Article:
For the first time, ownership in a piece of the Pearl will be possible in the coming years.
Silver Ventures, the parent company behind the successful mixed-use development, has plans to invite investors to its future real estate projects, a move that its leaders say will keep those projects going at full speed.
Bill Shown, CEO of Oxbow Development Group, a subsidiary of Silver Ventures, announced the program at a recent meeting of the Real Estate Council of San Antonio, an industry trade group.
“We’re now going to be using third-party equity,” Shown said. Silver Ventures will fund land acquisition and take on the primary risk for its projects, he added, but the firm won’t be the sole investor as in the past.
The program will launch sometime in the fall, he added, with more information provided at that time about minimum investment and other details.
Silver Ventures CEO Bryant Ambelang also is confident in the offering.
“These are fully vetted business concepts that have fantastic returns, particularly at Pearl,” he said. “We think the world absolutely wants in on the development work that Bill and his team have done,” he said.
Though Silver Ventures has invited equity partners in its other, non-real estate businesses, he said this will be a first for the company’s development projects under Oxbow.
Additional equity is needed to allow the developer, formed as a separate entity in 2022, to move forward on its projects and for its parent to continue investing in other areas.
Founded by Kit Goldsbury in 1995, Silver Ventures has a portfolio that includes food and beverage, hospitality and cattle. The firm sold its interest in the produce company NatureSweet last year.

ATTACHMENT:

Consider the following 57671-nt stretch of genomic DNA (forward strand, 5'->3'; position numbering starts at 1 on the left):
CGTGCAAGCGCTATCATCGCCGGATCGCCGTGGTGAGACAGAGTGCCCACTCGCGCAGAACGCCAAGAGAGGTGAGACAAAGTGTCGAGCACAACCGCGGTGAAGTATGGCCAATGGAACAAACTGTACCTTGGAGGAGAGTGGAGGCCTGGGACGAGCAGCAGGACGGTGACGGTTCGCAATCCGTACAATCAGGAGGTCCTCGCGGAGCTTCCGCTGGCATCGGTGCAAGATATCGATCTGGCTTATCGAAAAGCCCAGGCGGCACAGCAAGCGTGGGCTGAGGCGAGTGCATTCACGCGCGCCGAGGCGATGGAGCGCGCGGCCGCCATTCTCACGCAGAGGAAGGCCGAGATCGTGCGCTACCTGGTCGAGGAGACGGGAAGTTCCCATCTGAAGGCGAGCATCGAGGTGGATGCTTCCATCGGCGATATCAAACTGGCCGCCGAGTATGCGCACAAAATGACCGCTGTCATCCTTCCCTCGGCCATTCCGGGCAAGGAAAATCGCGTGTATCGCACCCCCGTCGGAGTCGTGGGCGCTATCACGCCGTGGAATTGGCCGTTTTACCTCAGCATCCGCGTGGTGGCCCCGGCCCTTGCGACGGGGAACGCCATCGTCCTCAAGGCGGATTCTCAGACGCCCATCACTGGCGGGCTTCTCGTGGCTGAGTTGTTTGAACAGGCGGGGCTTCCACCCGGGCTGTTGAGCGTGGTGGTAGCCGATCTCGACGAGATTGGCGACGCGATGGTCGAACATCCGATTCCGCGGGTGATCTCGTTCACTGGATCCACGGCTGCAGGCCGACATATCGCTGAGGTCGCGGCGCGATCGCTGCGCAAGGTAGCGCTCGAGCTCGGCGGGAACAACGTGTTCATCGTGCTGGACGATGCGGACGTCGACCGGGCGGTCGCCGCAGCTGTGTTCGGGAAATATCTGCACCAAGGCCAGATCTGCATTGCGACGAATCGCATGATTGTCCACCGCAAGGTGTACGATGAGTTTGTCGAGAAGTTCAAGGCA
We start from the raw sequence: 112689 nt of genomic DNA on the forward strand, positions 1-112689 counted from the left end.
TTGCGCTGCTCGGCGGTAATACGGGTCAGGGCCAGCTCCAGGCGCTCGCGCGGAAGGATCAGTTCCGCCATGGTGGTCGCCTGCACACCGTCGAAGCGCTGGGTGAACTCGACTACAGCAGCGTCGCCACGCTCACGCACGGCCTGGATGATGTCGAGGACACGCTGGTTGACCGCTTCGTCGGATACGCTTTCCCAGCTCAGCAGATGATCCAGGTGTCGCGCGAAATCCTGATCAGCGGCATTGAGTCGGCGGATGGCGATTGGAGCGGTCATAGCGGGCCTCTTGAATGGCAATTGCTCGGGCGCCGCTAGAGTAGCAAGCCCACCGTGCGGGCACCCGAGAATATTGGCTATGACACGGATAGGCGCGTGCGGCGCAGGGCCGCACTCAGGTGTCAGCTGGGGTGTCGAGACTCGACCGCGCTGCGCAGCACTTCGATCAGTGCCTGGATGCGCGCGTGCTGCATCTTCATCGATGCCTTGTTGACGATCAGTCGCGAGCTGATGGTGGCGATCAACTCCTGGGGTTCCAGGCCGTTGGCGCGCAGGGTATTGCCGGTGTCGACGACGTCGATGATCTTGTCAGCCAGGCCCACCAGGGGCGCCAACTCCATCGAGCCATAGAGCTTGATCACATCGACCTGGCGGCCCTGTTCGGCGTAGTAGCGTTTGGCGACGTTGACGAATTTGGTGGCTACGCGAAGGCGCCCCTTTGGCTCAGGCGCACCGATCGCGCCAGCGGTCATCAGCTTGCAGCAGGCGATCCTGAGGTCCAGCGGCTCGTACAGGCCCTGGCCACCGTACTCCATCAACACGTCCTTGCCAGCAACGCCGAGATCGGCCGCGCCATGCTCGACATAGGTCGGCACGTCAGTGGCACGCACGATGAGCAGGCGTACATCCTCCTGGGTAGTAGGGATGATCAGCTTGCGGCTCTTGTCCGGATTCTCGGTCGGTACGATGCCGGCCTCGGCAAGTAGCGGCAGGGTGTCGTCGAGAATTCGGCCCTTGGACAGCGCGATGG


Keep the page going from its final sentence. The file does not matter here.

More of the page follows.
“As a venture capital firm, we need to be diligent about not having too much concentration in any one investment,” Ambelang said. But the firm also does not want to hold Oxbow back, he added.
“We want them to run so they can still provide the returns back to Silver Ventures,” he said. “They can still meet their commitment of creating beautiful places and beautiful spaces, and they can get a financial return.”
For now, those places will be located only in San Antonio, a city where Ambelang said there is a lot of opportunity. While Silver Ventures is often approached by other cities and groups looking to replicate the Pearl, there are no other projects elsewhere on the books, Ambelang said.
As for how much Oxbow is looking to raise through third-party equity, Shown said, “It’s a lot.” The developer has about seven projects that will be offered to potential investors.
“I can say that we have about $600 [million] or $700 million worth of projects in the hopper, and you can do the math: If lenders are willing to lend 55%, then 45% of that number” is needed from investors.
The list does not include any projects to be built on land the company acquired in Southtown in early 2018.
But adding outside investors to its development work changes the equation for Oxbow and the due diligence that’s required amid uncertain economic conditions, Shown said.
While industry watchers are looking for interest rates to drop in the coming year, financing remains pricey and construction costs are still up.
“We’ve got to get these things to pencil, not to the satisfaction of our parent but to the satisfaction from the outside world,” Shown said. “It’s going to be really interesting.”